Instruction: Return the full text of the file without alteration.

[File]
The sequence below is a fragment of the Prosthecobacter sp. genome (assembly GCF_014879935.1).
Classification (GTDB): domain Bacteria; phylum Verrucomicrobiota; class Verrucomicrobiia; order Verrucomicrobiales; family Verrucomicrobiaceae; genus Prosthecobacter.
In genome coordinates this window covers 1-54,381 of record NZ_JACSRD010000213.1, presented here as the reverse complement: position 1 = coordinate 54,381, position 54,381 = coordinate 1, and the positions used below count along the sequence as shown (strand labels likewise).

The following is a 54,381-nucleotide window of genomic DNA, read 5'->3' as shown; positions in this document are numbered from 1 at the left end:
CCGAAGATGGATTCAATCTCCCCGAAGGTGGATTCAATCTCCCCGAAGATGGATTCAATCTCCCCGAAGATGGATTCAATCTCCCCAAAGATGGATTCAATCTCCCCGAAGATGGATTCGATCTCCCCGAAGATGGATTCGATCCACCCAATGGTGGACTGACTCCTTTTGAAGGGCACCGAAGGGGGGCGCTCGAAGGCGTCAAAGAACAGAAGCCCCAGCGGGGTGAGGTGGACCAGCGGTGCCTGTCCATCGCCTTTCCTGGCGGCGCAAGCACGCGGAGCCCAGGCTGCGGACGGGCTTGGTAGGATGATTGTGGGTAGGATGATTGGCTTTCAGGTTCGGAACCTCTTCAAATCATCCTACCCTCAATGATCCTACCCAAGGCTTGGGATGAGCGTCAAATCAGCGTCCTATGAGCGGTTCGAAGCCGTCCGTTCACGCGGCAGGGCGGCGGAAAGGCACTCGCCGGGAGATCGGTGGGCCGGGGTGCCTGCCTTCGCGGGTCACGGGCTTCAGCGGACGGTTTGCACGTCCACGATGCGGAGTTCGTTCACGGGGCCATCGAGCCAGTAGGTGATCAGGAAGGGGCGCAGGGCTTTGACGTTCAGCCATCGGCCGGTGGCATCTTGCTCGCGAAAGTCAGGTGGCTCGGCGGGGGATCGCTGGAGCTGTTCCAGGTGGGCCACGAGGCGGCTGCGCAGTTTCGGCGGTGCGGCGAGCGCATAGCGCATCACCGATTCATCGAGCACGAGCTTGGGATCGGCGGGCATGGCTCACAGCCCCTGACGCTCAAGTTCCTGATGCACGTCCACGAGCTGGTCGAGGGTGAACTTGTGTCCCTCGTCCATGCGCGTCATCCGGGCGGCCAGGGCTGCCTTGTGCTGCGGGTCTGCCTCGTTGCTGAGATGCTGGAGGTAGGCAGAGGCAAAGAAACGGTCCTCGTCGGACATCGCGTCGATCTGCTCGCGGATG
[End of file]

The sequence below is a fragment of the Prosthecobacter sp. genome (assembly GCF_014879935.1).
Classification (GTDB): domain Bacteria; phylum Verrucomicrobiota; class Verrucomicrobiia; order Verrucomicrobiales; family Verrucomicrobiaceae; genus Prosthecobacter.
In genome coordinates this window covers 1-54,381 of record NZ_JACSRD010000213.1, presented here as the reverse complement: position 1 = coordinate 54,381, position 54,381 = coordinate 1, and the positions used below count along the sequence as shown (strand labels likewise).

The following is a 54,381-nucleotide window of genomic DNA, read 5'->3' as shown; positions in this document are numbered from 1 at the left end:
CCGAAGATGGATTCAATCTCCCCGAAGGTGGATTCAATCTCCCCGAAGATGGATTCAATCTCCCCGAAGATGGATTCAATCTCCCCAAAGATGGATTCAATCTCCCCGAAGATGGATTCGATCTCCCCGAAGATGGATTCGATCCACCCAATGGTGGACTGACTCCTTTTGAAGGGCACCGAAGGGGGGCGCTCGAAGGCGTCAAAGAACAGAAGCCCCAGCGGGGTGAGGTGGACCAGCGGTGCCTGTCCATCGCCTTTCCTGGCGGCGCAAGCACGCGGAGCCCAGGCTGCGGACGGGCTTGGTAGGATGATTGTGGGTAGGATGATTGGCTTTCAGGTTCGGAACCTCTTCAAATCATCCTACCCTCAATGATCCTACCCAAGGCTTGGGATGAGCGTCAAATCAGCGTCCTATGAGCGGTTCGAAGCCGTCCGTTCACGCGGCAGGGCGGCGGAAAGGCACTCGCCGGGAGATCGGTGGGCCGGGGTGCCTGCCTTCGCGGGTCACGGGCTTCAGCGGACGGTTTGCACGTCCACGATGCGGAGTTCGTTCACGGGGCCATCGAGCCAGTAGGTGATCAGGAAGGGGCGCAGGGCTTTGACGTTCAGCCATCGGCCGGTGGCATCTTGCTCGCGAAAGTCAGGTGGCTCGGCGGGGGATCGCTGGAGCTGTTCCAGGTGGGCCACGAGGCGGCTGCGCAGTTTCGGCGGTGCGGCGAGCGCATAGCGCATCACCGATTCATCGAGCACGAGCTTGGGATCGGCGGGCATGGCTCACAGCCCCTGACGCTCAAGTTCCTGATGCACGTCCACGAGCTGGTCGAGGGTGAACTTGTGTCCCTCGTCCATGCGCGTCATCCGGGCGGCCAGGGCTGCCTTGTGCTGCGGGTCTGCCTCGTTGCTGAGATGCTGGAGGTAGGCAGAGGCAAAGAAACGGTCCTCGTCGGACATCGCGTCGATCTGCTCGCGGATG